- Special offer:
- Offer summary:
- (20% off)
- Publication date:
- October 27, 2009
- NYRB Classics
In 1953, twenty-four-year old Nicolas Bouvier and his artist friend Thierry Vernet set out to make their way overland from their native Geneva to the Khyber Pass. They had a rattletrap Fiat and a little money, but above all they were equipped with the certainty that by hook or by crook they would reach their destination, and that there would be unanticipated adventures, curious companionship, and sudden illumination along the way. The Way of the World, which Bouvier fashioned over the course of many years from his journals, is an entrancing story of adventure, an extraordinary work of art, and a voyage of self-discovery on the order of Robert M. Pirsig’s Zen and the Art of Motorcycle Maintenance. As Bouvier writes, “You think you are making a trip, but soon it is making—or unmaking—you.”
…it’s about a journey in the 1950s from Belgrade to India. They try to go to India in a tiny battered Fiat and it takes them several years, these friends, and it probably describes the attraction of travel better than any book I’ve ever read.
A genuine masterpiece, an exhilarating, innocent, perceptive and wholly enjoyable young man’s travel book, and a discovery of the Asian road that by rights deserves to occupy the same shelf as great classics of the genre such as Robert Byron’s The Road to Oxiana or Eric Newby’s Short Walk in the Hindu Kush.
— The Financial Times
The Way of the World is a masterpiece which elevates the mundane to the memorable and captures the thrill of two passionate and curious young men discovering both the world and themselves. Racy and meditative, romantic and realistic, the book is as brilliant as Patrick Leigh Fermor’s A Time of Gifts, but with its erudition more lightly worn and as alive as Kerouac’s On the Road, though without a whisper of self-aggrandisement…On every page a gem or two glitters, and the accumulation of colour, detail and inspired metaphor produce an intensely hypnotic effect…If you read any travel book this year—or indeed the next forty years—this should be it.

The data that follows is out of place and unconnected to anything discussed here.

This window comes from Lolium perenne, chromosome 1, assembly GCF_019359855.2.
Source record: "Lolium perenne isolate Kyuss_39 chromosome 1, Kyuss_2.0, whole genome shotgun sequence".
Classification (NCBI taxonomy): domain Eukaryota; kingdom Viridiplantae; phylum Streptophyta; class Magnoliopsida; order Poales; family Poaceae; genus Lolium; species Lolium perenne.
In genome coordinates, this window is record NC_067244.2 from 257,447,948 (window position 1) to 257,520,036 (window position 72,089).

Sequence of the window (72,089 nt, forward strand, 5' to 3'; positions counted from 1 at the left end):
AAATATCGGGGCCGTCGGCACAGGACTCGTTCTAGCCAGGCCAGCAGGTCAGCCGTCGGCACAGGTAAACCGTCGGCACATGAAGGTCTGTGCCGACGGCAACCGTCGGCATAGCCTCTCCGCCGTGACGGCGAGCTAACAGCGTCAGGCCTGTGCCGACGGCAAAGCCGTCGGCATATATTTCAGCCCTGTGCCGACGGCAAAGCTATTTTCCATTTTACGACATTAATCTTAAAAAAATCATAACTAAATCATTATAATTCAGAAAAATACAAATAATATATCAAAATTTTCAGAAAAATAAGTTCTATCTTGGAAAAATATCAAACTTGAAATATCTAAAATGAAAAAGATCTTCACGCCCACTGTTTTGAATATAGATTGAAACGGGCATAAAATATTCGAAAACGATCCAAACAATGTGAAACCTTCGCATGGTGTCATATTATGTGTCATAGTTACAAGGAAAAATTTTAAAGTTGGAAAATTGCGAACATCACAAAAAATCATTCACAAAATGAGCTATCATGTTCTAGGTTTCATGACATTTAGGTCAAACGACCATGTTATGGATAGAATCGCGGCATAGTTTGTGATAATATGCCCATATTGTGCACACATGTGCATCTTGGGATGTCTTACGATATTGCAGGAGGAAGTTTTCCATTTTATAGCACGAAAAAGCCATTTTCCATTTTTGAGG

— Rory Maclean, The Guardian (UK)
Bouvier wrote only a handful of books, but this relatively small production has attained classic status in Europe…His prose is at once musical and remarkably factual, while the odd detail always seems captured with the deftness of a haiku poet. His gift for summing up significant experiences often rivals Thoreau’s.
— Paths to Contemporary French Literature
It is difficult to isolate the best moments of [The Way of the World]. Bouvier is a colourist and a miniaturist of the highest order.
— Le Monde